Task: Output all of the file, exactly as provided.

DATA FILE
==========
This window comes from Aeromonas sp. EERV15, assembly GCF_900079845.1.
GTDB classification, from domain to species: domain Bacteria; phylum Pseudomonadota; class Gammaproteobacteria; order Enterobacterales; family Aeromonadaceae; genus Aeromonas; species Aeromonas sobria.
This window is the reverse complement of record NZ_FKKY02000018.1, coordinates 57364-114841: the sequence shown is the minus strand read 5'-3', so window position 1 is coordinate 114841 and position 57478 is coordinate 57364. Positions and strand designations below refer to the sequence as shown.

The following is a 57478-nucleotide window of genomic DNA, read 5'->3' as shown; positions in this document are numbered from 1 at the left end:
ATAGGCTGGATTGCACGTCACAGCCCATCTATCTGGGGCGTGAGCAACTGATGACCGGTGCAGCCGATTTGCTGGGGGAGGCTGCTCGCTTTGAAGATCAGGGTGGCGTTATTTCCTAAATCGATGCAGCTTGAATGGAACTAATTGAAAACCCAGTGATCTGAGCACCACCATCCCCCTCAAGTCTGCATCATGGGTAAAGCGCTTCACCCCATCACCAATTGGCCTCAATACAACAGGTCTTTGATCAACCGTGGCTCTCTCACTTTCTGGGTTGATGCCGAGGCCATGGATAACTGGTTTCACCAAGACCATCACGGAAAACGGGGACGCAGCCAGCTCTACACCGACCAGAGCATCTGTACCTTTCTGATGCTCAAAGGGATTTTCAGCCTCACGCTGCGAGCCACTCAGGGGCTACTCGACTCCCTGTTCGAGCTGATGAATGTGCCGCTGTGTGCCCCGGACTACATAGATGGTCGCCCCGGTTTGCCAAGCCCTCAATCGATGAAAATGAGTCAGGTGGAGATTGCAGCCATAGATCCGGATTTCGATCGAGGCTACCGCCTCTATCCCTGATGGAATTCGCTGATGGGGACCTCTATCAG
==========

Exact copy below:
This window comes from Aeromonas sp. EERV15, assembly GCF_900079845.1.
GTDB classification, from domain to species: domain Bacteria; phylum Pseudomonadota; class Gammaproteobacteria; order Enterobacterales; family Aeromonadaceae; genus Aeromonas; species Aeromonas sobria.
This window is the reverse complement of record NZ_FKKY02000018.1, coordinates 57364-114841: the sequence shown is the minus strand read 5'-3', so window position 1 is coordinate 114841 and position 57478 is coordinate 57364. Positions and strand designations below refer to the sequence as shown.

The following is a 57478-nucleotide window of genomic DNA, read 5'->3' as shown; positions in this document are numbered from 1 at the left end:
ATAGGCTGGATTGCACGTCACAGCCCATCTATCTGGGGCGTGAGCAACTGATGACCGGTGCAGCCGATTTGCTGGGGGAGGCTGCTCGCTTTGAAGATCAGGGTGGCGTTATTTCCTAAATCGATGCAGCTTGAATGGAACTAATTGAAAACCCAGTGATCTGAGCACCACCATCCCCCTCAAGTCTGCATCATGGGTAAAGCGCTTCACCCCATCACCAATTGGCCTCAATACAACAGGTCTTTGATCAACCGTGGCTCTCTCACTTTCTGGGTTGATGCCGAGGCCATGGATAACTGGTTTCACCAAGACCATCACGGAAAACGGGGACGCAGCCAGCTCTACACCGACCAGAGCATCTGTACCTTTCTGATGCTCAAAGGGATTTTCAGCCTCACGCTGCGAGCCACTCAGGGGCTACTCGACTCCCTGTTCGAGCTGATGAATGTGCCGCTGTGTGCCCCGGACTACATAGATGGTCGCCCCGGTTTGCCAAGCCCTCAATCGATGAAAATGAGTCAGGTGGAGATTGCAGCCATAGATCCGGATTTCGATCGAGGCTACCGCCTCTATCCCTGATGGAATTCGCTGATGGGGACCTCTATCAG